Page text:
The term is not only trivialising; it is inaccurate, because ME can affect people of any social background and is not limited to burned-out high-flyers or “type A personalities”. It was invented in the 1980s at Newsweek, and perhaps caught on because people on low incomes in the USA generally cannot afford healthcare; the highest-profile outbreak happened in a wealthy resort town, Incline Village in Nevada. However, as Hilary Johnson noted in Osler’s Web, it also affected the poor rural town of Yerington, Nevada (and others elsewhere in the USA such as Lyndonville, New York), where people could not afford to go to the clinic and could in no sense afford to be ill. The illness also affects people far too young to have ever been yuppies, including teenagers and even young children. It doesn’t affect babies, but it’s been reported in children aged 3 and above.

The cases involving girls in their early teens getting dramatically ill and never being right again have been discussed here before (it was not just Lynn Gilderdale), but I know two women who have been affected since they were five and six. One of these I was talking to (online) and she said that most of her experience of ME has been the “severe kind”; she is currently bed-bound and mostly tube-fed, and I have seen videos of her suffering terrible body spasms. A better-known case is that of Emily Collingridge, who has been ill since age 6 (in 1987), who wrote a book on living with severe ME that was published last year. Since its publication, she has suffered a major relapse, and has told her story here.

I can’t think of any other disease which has such devastating consequences and yet which continues to attract this trivialising, insulting term. It is not as if the media are unaware that ME is an illness which results in young people becoming bedridden in dark rooms, often in terrible pain, along with spasms and cognitive disturbances, for years or decades — those who fell ill at the same time as Lynn Gilderdale are now entering their third decade of severe illness. There have been two serious high-profile cases in the last five years or so, with a few other heartbreaking stories (including fatalities) available to anyone who chooses to do some research. There is simply no excuse for journalists to be using this term whenever ME comes up in a story.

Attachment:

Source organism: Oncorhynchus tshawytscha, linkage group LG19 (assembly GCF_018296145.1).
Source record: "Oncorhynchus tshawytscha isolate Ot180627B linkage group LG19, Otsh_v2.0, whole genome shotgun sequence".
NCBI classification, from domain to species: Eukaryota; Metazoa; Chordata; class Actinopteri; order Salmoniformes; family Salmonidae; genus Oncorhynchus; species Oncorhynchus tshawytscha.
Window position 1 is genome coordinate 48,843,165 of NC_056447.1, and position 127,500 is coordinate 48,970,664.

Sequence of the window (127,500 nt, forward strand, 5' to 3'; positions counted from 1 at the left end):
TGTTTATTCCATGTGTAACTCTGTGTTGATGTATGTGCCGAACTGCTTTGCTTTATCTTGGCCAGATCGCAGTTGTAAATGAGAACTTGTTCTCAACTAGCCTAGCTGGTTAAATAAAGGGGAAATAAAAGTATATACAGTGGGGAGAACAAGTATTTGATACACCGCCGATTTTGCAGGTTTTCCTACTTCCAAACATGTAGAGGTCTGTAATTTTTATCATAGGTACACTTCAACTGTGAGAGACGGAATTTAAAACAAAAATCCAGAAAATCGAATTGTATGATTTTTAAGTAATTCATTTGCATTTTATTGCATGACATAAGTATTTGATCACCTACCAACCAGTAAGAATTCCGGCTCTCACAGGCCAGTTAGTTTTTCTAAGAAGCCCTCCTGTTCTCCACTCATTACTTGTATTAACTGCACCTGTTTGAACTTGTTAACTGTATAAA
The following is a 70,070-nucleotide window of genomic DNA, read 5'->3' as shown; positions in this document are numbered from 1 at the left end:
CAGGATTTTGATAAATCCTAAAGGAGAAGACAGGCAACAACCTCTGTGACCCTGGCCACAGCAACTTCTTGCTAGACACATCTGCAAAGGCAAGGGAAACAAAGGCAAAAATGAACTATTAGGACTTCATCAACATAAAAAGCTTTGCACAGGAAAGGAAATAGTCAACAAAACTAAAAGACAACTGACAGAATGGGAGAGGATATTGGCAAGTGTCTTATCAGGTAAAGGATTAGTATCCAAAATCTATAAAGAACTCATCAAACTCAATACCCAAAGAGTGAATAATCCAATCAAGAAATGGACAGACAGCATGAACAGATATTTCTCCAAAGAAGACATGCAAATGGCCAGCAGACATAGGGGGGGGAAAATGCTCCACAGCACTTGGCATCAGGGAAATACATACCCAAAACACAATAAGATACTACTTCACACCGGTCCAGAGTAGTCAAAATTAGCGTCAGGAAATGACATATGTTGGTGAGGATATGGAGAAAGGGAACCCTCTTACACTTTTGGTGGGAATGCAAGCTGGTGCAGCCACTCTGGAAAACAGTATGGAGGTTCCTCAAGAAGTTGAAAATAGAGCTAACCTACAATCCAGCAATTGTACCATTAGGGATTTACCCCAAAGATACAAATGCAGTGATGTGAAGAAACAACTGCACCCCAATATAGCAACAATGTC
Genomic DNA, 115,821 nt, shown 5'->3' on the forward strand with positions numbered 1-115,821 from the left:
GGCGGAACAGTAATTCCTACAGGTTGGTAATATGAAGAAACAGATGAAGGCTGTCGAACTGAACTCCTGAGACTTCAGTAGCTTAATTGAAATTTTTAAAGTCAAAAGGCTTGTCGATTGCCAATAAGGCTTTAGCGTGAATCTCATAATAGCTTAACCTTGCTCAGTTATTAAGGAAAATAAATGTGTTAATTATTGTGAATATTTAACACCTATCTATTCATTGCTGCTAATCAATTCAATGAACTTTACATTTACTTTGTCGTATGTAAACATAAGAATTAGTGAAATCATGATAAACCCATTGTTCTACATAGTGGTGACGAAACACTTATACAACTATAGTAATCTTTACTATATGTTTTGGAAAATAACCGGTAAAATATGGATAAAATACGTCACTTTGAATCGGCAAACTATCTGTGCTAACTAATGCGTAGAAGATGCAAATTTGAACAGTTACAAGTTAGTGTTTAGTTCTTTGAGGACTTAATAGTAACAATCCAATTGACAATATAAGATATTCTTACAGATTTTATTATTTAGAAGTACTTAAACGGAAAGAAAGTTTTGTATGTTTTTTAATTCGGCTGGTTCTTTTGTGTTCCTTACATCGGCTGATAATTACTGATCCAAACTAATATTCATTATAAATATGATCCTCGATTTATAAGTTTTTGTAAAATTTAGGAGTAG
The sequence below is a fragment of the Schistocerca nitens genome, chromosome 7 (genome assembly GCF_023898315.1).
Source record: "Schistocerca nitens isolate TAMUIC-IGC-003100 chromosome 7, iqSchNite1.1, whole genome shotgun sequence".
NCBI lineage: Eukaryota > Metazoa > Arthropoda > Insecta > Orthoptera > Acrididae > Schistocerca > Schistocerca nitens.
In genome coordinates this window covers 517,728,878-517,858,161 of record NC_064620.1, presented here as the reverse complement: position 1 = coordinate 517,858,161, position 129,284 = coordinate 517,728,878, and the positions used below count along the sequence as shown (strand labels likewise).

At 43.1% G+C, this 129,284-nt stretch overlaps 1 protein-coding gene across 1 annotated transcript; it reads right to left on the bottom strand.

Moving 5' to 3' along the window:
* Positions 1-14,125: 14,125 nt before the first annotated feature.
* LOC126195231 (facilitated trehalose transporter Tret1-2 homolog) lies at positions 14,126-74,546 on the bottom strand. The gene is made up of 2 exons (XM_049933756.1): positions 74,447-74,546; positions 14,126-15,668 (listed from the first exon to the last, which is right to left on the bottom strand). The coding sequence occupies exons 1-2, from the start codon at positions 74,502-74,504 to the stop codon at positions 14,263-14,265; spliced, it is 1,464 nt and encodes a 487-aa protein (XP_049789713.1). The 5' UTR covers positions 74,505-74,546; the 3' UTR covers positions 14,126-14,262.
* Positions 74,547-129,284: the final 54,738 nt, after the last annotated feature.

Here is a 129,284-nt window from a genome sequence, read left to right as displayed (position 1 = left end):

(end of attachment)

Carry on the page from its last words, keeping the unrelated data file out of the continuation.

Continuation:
The use of pictures in some ME-related stories also backs up the “yuppie flu” perception even if the term is not used in the article. They often feature models in an affected sleepy state, sometimes a bit disshevelled, but invariably bathed in light, as is often the case with professional pictures. Not everyone with ME is extremely light sensitive, but many sufferers have some degree of sensitivity and most with severe ME have it quite badly. Recently, I read of an American ME sufferer who suddenly developed very severe light sensitivity, and had to wear a blackout mask when in the house, rendering her effectively blind (she later developed extreme sound sensitivity as well). Others can live in a gloomy environment and tolerate a bit of radio or music. Still, the lighting used in those pictures would make them wince in pain! The picture accompanying the Daily Mail’s report on the PACE trial is the worst example. There are, of course, plenty of pictures available of real ME sufferers, who don’t look like professional models even if they were before they fell ill. The pictures also give the wrong impression that the chief symptom is “being tired all the time” when it is not; pain, cognitive disturbance, paralysis and gastro-intestinal problems are also common and often more significant, and many sufferers say they do not actually feel tired.